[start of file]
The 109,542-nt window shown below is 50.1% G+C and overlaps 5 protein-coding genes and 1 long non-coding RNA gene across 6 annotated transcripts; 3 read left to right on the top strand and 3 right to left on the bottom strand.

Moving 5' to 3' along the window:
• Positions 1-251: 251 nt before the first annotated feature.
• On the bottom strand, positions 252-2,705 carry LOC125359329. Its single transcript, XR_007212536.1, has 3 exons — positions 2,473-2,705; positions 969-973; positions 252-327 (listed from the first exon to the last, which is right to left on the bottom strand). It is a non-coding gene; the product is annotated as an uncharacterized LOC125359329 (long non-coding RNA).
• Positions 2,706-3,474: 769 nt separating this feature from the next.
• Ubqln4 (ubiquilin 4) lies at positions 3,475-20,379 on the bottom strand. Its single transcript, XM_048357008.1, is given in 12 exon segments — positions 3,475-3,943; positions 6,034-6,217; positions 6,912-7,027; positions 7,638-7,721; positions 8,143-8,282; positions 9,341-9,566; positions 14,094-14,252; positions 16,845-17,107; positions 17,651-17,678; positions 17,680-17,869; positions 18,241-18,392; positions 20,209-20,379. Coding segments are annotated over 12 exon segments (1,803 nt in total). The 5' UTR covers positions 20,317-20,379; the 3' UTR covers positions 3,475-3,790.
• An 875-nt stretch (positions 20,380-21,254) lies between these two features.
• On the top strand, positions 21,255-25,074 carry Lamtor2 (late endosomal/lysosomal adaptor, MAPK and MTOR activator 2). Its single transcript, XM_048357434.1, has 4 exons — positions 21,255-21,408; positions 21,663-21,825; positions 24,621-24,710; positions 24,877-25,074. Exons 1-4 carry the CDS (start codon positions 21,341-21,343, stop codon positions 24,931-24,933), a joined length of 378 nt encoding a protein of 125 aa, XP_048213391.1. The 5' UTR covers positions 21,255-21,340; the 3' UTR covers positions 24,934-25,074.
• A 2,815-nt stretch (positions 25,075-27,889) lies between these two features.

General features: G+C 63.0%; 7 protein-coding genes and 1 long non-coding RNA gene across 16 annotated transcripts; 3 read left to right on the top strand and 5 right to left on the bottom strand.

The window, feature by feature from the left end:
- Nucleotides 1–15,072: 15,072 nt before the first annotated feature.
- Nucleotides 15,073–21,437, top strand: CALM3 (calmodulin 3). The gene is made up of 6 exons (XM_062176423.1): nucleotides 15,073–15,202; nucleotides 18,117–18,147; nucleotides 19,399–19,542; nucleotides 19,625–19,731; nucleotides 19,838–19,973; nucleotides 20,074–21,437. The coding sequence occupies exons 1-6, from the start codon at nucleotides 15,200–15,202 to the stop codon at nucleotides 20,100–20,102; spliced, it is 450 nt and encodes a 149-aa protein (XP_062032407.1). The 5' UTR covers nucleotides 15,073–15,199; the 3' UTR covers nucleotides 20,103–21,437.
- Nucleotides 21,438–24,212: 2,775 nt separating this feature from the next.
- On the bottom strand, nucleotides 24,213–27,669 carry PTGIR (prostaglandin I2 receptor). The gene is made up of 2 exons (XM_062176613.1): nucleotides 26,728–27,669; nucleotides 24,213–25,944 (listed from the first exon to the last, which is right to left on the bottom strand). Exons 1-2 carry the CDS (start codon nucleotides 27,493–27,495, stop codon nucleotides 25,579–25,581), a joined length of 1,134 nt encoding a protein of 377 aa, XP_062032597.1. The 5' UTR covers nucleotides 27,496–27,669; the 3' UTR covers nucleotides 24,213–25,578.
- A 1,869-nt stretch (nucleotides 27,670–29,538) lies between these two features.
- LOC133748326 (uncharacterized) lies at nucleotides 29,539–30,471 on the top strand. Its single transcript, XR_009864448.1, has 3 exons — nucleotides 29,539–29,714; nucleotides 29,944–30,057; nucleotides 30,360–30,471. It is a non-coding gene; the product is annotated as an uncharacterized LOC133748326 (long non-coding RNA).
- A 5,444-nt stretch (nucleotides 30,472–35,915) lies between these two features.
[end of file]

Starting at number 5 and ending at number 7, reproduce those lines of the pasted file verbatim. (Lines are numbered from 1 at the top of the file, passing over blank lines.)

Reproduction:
• Positions 2,706-3,474: 769 nt separating this feature from the next.
• Ubqln4 (ubiquilin 4) lies at positions 3,475-20,379 on the bottom strand. Its single transcript, XM_048357008.1, is given in 12 exon segments — positions 3,475-3,943; positions 6,034-6,217; positions 6,912-7,027; positions 7,638-7,721; positions 8,143-8,282; positions 9,341-9,566; positions 14,094-14,252; positions 16,845-17,107; positions 17,651-17,678; positions 17,680-17,869; positions 18,241-18,392; positions 20,209-20,379. Coding segments are annotated over 12 exon segments (1,803 nt in total). The 5' UTR covers positions 20,317-20,379; the 3' UTR covers positions 3,475-3,790.
• An 875-nt stretch (positions 20,380-21,254) lies between these two features.